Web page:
Aldermen Say Rahm Wants To Cut Chicago's City Council In Half, Emanuel Denies It

Mayor-elect Rahm Emanuel has repeatedly said that when he takes over, nothing is off limits when it comes to budget and ethics reform in Chicago. But one thing could be off the table: slashing the city council in half.

The Chicago Sun-Times reported Friday that Emanuel had suggested cutting Chicago's City Council in half to fix the city's growing budget gap in private meetings with aldermen this week.

"He's challenging the status quo and challenging us to think outside the box. He's saying, 'Think of the boldest thing you can think of and let's talk about it,' " an anonymous alderman told the paper.

But Friday morning, an Emanuel representative denied the Sun-Times report, calling it a reporter's "creation" and saying Emanuel has not suggested reducing the size of the city council. CBS 2 Chicago reports:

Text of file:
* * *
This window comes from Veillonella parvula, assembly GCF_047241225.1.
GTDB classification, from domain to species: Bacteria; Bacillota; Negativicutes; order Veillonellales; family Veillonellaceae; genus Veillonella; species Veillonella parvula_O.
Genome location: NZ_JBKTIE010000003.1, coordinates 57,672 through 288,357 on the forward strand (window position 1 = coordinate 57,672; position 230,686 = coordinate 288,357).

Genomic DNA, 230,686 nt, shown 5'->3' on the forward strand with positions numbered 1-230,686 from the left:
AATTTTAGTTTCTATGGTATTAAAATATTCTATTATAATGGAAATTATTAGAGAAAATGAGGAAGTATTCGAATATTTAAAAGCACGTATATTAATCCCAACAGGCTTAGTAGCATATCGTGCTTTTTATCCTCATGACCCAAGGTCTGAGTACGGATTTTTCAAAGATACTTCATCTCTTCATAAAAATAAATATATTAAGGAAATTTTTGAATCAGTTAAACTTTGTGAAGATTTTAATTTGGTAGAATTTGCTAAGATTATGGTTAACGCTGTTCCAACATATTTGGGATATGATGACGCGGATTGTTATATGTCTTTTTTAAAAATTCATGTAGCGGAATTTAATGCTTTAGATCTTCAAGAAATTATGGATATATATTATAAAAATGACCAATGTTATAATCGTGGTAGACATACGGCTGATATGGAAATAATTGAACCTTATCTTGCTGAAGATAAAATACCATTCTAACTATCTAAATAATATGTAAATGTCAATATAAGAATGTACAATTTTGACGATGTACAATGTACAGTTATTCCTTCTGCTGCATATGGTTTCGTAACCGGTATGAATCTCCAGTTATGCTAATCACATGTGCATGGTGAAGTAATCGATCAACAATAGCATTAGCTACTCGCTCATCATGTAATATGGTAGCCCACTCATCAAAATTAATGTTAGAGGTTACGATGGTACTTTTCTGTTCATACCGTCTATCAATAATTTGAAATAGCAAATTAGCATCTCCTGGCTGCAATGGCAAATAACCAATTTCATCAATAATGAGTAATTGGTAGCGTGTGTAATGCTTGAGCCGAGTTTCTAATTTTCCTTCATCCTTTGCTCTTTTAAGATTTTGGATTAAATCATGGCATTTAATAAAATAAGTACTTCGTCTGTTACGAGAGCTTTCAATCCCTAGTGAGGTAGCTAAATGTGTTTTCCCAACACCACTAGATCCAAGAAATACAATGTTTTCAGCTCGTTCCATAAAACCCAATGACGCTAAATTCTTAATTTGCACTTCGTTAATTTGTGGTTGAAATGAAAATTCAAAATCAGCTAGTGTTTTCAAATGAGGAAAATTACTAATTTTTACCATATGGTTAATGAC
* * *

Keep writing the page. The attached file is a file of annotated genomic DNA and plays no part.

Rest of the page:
WBBM Newsradio 780's Bernie Tafoya reports while Emanuel may not be proposing the change, the idea has been discussed with aldermen who were asked to come up with ways to cut the city's budget.

An Emanuel representative confirms that the mayor-elect has had discussions with aldermen about reforming the City Council.

Chicago's 50-person City Council is one of the largest in the country. The Sun-Times reports that taxpayers spend $19.5 million a year to maintain 50 aldermen, and spend an additional $4.7 million on the council's various committees.

Powerful alderman Ed Burke has suggested slashing the council in the past, according to the Sun-Times, saying it is "unwieldy, unproductive and unnecessary."

Though Emanuel appears unwilling to get behind slashing the council at this time, he would have outside support as well. Civic Federation President Laurence Msall told the paper the "shared sacrifice" needed to mend the city's broken budget should be shared by all--even aldermen.